My Shingle

Size Matters

by Carolyn Elefant on August 13, 2014 · 0 comments

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MyShingle is pleased to host this guest post by Roy Ginsburg. Other posts authored by Roy at MyShingle are available here

The most common exit strategies for retiring solo practitioners and small law firm owners typically include recruiting a successor, merging with another law firm, or selling the practice.  All of these options have advantages and disadvantages.

However, there’s one strategy that is rarely considered, though it may make the most sense in terms of the retiring lawyer’s financial and personal well-being. That strategy is downsizing.

It’s a rather simple concept, and works well for both solo practitioners and small law firm owners. In a nutshell, the attorney takes fewer cases and works less while reducing overhead expenses.

Downsizing works well for a number of reasons. First, I rarely meet a lawyer who, when contemplating retirement, wants to quit the practice of law cold turkey. It’s difficult to go straight from being a full-time practicing lawyer to someone whose primary focus is their golf handicap. Many attorneys want to wind down over a few years and gradually ease into full-time retirement. Gradually reducing one’s caseload accomplishes this objective.

Second, when contemplating retirement, many lawyers get nervous about depending upon only Social Security benefits and their IRAs to fund their retirement lifestyles. Downsizing can free up time to take those vacations you always wanted to go on, while still bringing in income to fund them.

Here’s how it works.

Take fewer cases, or better ones 

How do you do that? For example, if you’re a personal injury attorney, you become even more selective when screening cases. In the past you may have taken risks accepting cases that were “close calls.” When downsizing, decline those cases at the outset, and refer the prospective clients to other attorneys.

If you’re a family law attorney, you screen out cases that are likely to be overly contentious, if you’re tired of doing those, or the lower-asset cases where you were never sure you were going to get paid anyway. In estate planning, set a higher asset threshold for clients, or stop doing probate work if you prefer to venture out of the office less and have a more predictable schedule.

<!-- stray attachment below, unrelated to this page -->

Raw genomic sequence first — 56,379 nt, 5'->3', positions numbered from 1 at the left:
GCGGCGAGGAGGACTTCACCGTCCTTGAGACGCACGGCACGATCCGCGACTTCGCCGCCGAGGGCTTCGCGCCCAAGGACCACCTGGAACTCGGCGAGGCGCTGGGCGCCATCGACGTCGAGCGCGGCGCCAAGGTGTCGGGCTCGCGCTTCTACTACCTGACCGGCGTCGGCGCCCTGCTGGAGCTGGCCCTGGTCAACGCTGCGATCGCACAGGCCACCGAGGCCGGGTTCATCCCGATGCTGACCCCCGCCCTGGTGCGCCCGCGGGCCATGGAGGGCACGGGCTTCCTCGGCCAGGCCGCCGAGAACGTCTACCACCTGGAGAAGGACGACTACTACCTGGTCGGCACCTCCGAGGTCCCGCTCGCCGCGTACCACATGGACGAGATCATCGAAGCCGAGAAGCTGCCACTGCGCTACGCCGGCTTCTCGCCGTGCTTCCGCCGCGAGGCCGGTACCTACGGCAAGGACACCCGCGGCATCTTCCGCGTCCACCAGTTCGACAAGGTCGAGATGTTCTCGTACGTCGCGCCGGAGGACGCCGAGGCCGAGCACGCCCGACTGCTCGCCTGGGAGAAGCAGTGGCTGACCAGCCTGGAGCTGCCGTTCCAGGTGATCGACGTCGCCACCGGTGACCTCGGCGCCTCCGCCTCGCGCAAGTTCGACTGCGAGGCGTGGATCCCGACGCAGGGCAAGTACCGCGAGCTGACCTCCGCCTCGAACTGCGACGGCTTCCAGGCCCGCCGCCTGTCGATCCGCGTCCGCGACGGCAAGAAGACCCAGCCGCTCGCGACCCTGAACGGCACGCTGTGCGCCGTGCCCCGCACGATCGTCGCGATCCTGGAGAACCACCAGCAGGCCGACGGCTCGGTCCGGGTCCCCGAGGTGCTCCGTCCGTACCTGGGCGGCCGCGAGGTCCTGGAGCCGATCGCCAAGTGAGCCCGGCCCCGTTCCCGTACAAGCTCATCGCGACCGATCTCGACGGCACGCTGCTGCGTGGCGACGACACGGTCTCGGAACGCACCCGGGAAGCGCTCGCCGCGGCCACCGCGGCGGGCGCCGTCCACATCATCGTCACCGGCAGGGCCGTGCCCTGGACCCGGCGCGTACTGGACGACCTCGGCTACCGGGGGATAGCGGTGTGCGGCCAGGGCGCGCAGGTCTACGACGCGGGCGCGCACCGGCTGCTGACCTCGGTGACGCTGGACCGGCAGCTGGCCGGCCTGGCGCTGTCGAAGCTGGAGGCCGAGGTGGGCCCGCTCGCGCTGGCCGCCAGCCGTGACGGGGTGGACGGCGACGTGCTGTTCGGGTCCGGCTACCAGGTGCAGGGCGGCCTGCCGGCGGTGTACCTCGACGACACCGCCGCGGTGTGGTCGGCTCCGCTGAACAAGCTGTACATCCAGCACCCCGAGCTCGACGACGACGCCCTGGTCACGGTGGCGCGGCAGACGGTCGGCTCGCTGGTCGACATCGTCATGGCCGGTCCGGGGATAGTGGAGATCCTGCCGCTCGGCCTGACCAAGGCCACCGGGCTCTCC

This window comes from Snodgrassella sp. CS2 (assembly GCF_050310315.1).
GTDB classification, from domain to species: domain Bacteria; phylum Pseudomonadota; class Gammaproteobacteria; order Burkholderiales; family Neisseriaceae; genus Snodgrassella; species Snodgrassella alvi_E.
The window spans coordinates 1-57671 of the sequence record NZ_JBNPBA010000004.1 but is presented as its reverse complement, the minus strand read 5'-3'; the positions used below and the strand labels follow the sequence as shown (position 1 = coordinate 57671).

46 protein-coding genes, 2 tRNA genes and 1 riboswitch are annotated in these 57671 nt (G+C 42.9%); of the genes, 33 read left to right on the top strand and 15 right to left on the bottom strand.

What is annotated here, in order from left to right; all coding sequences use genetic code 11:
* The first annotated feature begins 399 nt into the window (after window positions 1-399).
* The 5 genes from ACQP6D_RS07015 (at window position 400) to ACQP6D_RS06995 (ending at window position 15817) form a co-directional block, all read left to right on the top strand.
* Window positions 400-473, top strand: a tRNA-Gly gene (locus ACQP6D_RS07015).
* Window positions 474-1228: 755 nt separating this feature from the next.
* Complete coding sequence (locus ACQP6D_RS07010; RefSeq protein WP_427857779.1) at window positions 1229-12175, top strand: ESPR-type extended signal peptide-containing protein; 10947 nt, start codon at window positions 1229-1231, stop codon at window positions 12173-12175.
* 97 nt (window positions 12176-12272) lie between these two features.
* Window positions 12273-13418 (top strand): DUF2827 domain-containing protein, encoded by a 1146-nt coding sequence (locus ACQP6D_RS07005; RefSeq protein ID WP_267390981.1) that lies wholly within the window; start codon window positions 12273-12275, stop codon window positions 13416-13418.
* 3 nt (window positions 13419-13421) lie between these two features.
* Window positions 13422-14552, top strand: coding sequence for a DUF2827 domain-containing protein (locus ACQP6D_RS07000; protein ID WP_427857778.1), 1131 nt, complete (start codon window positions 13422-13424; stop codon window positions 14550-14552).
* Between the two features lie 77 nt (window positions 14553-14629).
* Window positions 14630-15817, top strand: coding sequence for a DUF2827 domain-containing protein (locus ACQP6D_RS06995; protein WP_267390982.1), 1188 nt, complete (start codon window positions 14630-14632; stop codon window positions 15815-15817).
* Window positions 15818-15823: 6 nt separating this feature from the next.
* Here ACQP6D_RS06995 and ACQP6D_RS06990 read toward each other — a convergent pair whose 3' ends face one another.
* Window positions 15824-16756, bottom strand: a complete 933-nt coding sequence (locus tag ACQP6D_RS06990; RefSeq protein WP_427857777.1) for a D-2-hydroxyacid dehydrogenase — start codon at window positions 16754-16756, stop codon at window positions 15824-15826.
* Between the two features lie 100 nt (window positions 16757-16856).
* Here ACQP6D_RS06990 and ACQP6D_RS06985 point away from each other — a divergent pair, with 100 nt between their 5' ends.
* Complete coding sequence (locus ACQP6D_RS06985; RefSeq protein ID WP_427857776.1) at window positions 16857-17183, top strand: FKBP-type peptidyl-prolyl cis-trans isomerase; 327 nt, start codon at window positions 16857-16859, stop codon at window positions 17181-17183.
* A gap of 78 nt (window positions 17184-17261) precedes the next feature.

Raise your fees

Another effective way to reduce your caseload is to increase your fees. This weeds out potential or existing clients who are way too price sensitive, and are often difficult clients to begin with. If they don’t want to pay the higher fees, let them take their business elsewhere.

I’m hardly suggesting that you gouge your clients, but why not price your hourly rate or fixed fees at the higher end of your market? Your extensive experience justifies the higher fees.  After all, many experienced lawyers are more efficient and exercise better judgment than younger, less experienced ones. Clients should be willing to pay for that benefit.

Will you lose some business by doing this? Of course; that’s the whole point. But not as much as you may fear.  Some clients are actually impressed by lawyers who charge at the top of the market. To a certain degree, there’s even a cachet to being one of the highest billing lawyers in town or in your practice area.

Reduce your overhead

Reducing overhead can be accomplished in a number of different ways. If your firm has staff, perhaps some can work fewer hours. Some may not be even needed at all. If this is the case, you may need less space. Another way to reduce overhead is by reducing your marketing budget, since building a caseload isn’t as important as it was in the past.

Admittedly, some practices will be able to save more than others. It will be harder to cut expenses for solo practitioners who have no staff than for small firms that do. Regardless of your situation, though, you can find some savings if you look hard enough. 

Can I still merge or sell after downsizing? 

It depends on the nature of the practice, as well as how much overhead can be reduced. When you’re ready to completely retire, there may not be much of a practice left to sell. If that’s the case, don’t lose too much sleep worrying that you may have left money on the table by not getting out early enough. While that may be the case, you will likely recoup that money and perhaps more by working a few more years.

In short, for those who still enjoy practicing law and are not sure what they will do if they retire completely, downsizing is an exit strategy that allows for an easier transition while still preserving a retirement nest egg.

 

 

 

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